Well, when you think about it, an error 37 happens when the "servers are under heavy load." So to fix it, it's gotta kick people off-line to recover, and it can't let you back on until it can handle it. Now if you want to say that it's ridiculous that their servers are having issues in the first place, I'll agree with you there.
    – Ben
    Commented May 31, 2012 at 12:47
  • @JamesJiao - I marked it down because it easily could have been a comment to one of the author questions that talked about the authentication system Blizzard uses.
    – Ramhound
    Commented Oct 4, 2012 at 15:04


Blizzard does not allow saved passwords in any of their games, there could be many reasons for this that I could think of. For example, because they sell licenses and not software, to prevent unauthorized account access if someone is on your computer or simply for the added layer of scrutiny that it is you who is logging into your account. However that is not in the scope of the question.

You could use a keyboard emulator to type in your password, such as a program or keyboard with macro keys. However, it is best to not leave your password sitting in memory or a plain text file.

Instead, just get comfortable in typing your password in. Make is sufficiently long so you can practice your typing skills and get your "words per minute" speed up while your waiting to log in.

  • 1
    Leaving your password in memory is as secure as typing it. There is not a secure way to protect your password if you are already infected with malware. Programs that encrypt your keyboard buffer is hogwash, only programs that support said program, benefit from said feature.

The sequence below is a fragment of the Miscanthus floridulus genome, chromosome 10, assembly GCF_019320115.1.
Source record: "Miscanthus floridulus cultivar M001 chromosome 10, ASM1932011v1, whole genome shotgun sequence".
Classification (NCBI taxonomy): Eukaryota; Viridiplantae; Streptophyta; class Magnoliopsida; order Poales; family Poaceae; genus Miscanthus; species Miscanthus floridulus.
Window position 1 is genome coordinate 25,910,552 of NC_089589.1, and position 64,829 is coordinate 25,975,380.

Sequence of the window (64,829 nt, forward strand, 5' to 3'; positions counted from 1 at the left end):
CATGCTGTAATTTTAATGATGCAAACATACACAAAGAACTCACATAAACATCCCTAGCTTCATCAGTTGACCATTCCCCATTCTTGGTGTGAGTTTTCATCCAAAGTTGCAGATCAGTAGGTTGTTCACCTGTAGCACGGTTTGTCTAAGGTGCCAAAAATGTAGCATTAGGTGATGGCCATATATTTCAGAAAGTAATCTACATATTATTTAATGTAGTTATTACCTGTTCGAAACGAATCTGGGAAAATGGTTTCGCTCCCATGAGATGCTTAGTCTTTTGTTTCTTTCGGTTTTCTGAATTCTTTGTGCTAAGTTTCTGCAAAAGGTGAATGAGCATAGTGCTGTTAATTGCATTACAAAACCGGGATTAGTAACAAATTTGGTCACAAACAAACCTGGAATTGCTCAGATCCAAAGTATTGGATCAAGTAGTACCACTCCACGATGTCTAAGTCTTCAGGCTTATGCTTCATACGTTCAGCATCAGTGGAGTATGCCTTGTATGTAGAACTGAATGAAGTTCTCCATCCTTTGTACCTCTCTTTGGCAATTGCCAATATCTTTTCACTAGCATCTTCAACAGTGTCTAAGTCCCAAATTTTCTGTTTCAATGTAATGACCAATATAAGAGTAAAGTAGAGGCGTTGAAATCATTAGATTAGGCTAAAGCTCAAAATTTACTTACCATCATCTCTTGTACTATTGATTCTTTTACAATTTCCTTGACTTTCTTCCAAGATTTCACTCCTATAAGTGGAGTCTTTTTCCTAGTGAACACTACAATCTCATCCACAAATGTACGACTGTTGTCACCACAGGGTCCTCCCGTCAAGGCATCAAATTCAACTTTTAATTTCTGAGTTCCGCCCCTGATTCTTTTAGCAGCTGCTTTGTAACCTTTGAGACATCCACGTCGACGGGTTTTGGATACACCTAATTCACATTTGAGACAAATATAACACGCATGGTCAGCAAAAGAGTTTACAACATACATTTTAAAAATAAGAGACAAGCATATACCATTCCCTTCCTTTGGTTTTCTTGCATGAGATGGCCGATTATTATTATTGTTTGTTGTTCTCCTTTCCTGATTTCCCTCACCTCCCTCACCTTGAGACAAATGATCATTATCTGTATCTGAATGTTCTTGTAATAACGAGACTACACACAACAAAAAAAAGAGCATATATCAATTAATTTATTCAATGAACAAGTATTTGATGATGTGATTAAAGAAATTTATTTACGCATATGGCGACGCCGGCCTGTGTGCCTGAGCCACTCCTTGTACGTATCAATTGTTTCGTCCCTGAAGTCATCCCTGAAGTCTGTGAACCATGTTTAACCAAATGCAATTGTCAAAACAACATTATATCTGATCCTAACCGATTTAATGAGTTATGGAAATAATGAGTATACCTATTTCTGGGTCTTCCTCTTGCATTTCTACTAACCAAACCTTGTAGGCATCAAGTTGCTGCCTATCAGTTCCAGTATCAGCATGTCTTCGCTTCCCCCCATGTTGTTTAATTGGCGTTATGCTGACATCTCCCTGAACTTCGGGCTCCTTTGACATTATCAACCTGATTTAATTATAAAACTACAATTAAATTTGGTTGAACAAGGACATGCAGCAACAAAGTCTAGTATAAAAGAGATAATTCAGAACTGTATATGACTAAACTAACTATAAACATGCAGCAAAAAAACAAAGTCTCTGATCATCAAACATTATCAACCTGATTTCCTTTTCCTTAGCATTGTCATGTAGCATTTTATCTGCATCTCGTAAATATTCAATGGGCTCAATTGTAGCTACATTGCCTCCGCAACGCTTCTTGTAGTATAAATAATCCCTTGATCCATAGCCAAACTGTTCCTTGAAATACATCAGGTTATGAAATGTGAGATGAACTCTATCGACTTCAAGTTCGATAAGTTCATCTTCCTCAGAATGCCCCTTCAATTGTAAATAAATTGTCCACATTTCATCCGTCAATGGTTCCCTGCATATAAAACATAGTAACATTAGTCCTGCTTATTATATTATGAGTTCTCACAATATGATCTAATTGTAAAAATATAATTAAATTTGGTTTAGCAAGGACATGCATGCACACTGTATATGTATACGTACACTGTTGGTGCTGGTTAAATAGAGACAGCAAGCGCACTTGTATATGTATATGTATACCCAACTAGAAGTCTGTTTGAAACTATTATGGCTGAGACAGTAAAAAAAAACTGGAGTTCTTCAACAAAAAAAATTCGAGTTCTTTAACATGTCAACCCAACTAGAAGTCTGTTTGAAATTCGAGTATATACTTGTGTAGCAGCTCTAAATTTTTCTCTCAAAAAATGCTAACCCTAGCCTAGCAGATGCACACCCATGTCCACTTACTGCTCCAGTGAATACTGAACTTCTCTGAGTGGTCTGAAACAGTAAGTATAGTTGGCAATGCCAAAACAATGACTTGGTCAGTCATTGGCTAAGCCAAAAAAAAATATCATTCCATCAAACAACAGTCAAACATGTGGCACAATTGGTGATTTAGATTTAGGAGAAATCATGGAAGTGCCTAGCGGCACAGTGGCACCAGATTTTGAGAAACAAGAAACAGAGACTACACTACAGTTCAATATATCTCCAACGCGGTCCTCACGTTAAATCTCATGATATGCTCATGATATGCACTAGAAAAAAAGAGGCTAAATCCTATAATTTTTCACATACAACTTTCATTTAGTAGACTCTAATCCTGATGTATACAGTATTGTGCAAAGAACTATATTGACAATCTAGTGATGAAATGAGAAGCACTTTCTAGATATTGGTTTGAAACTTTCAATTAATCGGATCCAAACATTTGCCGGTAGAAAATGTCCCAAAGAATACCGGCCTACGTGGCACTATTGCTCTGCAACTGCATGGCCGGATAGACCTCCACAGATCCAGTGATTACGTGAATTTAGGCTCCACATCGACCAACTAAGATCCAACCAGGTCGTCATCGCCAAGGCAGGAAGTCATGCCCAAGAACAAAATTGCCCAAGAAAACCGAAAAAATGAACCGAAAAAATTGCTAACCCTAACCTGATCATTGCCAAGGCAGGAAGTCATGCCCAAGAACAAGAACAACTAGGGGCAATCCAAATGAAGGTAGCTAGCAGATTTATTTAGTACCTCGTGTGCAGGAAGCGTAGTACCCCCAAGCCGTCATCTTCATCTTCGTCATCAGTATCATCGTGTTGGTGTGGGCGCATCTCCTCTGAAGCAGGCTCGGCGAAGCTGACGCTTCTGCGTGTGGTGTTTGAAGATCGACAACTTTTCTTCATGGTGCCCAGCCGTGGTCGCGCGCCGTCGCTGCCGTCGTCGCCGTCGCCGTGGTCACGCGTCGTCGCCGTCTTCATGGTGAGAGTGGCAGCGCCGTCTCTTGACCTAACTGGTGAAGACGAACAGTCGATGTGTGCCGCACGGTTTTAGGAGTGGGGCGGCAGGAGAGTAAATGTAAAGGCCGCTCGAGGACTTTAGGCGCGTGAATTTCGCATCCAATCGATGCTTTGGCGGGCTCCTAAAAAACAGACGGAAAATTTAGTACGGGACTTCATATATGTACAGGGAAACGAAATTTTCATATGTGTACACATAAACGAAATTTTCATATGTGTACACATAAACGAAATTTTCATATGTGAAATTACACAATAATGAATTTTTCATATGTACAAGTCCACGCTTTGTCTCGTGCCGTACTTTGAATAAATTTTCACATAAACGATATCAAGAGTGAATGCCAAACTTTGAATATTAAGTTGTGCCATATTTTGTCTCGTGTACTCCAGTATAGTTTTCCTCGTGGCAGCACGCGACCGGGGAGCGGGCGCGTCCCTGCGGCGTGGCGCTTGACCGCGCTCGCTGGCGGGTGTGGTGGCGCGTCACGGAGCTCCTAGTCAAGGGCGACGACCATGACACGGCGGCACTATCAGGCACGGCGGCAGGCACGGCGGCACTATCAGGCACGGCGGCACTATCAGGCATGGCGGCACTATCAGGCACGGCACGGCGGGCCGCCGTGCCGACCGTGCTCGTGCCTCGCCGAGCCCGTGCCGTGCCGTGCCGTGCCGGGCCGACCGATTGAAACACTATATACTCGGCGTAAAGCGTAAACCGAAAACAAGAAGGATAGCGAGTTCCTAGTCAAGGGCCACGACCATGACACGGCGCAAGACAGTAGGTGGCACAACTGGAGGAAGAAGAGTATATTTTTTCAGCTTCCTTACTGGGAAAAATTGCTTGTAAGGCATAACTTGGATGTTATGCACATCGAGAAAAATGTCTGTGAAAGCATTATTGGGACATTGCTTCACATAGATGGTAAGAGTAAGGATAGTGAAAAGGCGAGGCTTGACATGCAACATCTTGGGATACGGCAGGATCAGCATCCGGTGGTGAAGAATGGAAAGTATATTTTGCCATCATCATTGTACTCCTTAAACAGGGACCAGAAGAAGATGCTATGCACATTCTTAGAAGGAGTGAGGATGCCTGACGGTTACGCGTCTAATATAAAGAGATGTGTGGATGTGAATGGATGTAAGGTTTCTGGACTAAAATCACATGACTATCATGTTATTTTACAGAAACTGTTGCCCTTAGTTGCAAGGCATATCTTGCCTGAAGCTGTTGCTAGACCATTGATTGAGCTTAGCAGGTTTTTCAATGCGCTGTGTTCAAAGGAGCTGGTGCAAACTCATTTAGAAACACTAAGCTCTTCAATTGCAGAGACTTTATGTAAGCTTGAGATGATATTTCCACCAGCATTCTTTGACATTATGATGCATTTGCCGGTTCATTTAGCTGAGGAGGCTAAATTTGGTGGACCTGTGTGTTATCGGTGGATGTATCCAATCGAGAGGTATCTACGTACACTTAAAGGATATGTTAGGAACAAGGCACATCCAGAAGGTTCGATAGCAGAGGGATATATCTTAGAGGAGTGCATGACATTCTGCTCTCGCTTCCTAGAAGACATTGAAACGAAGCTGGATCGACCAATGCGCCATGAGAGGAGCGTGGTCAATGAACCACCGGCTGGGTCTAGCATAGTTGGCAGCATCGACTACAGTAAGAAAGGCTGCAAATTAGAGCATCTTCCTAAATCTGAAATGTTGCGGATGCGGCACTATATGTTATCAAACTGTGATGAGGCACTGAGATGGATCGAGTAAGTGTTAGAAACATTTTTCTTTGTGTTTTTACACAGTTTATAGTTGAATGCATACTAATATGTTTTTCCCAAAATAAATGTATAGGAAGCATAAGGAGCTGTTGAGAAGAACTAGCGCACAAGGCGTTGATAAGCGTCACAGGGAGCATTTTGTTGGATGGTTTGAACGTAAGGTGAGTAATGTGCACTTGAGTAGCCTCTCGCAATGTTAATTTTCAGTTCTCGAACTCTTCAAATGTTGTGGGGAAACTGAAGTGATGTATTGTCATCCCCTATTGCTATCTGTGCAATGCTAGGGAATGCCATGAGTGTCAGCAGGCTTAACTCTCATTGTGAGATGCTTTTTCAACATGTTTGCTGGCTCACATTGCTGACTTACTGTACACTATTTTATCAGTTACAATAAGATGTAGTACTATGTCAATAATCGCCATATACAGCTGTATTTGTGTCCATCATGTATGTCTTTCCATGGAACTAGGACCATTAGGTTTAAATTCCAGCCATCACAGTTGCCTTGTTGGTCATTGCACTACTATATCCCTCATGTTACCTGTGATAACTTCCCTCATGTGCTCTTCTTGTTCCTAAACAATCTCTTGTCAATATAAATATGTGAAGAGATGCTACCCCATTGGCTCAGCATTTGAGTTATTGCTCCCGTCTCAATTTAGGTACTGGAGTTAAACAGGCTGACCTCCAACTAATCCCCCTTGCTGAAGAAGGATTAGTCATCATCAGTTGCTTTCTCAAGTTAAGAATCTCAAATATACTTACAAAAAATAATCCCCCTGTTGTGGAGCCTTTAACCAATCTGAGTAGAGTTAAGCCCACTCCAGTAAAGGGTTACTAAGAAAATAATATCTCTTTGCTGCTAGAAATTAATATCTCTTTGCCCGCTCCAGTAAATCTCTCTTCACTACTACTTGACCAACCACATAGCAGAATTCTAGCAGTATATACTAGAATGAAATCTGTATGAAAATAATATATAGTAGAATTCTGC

– Ramhound
    Commented May 30, 2012 at 19:54
  • As long as that's the only way a password can be compromised, sure. If it's also the case that you may accidentally paste it where you don't mean to (missed your next copy command, or forgot you overwrote your clipboard with your password) or that somebody with physical access to your machine could check your clipboard, then there is a significant loss of security by putting your password somewhere that is just a keystroke or menu option from being displayed.
    – PeterL
    Commented Oct 4, 2012 at 13:26

http://www.autohotkey.com is what you want

Here is a forum post on their forums for a script that logs into Starcraft automatically - I'm sure you could adapt it to Diablo 3 without too much trouble.



Run the game with the following command-line options: -launch -autologin:yes -username:xx -password:xxx -launch -account:{0} -password:{1} -autologin:{2}

{2} is either 1 or 0

  • 3
    Doesn't work. I, in all my naivety, have actually tried it.
    – DrFish
    Commented Oct 4, 2012 at 8:14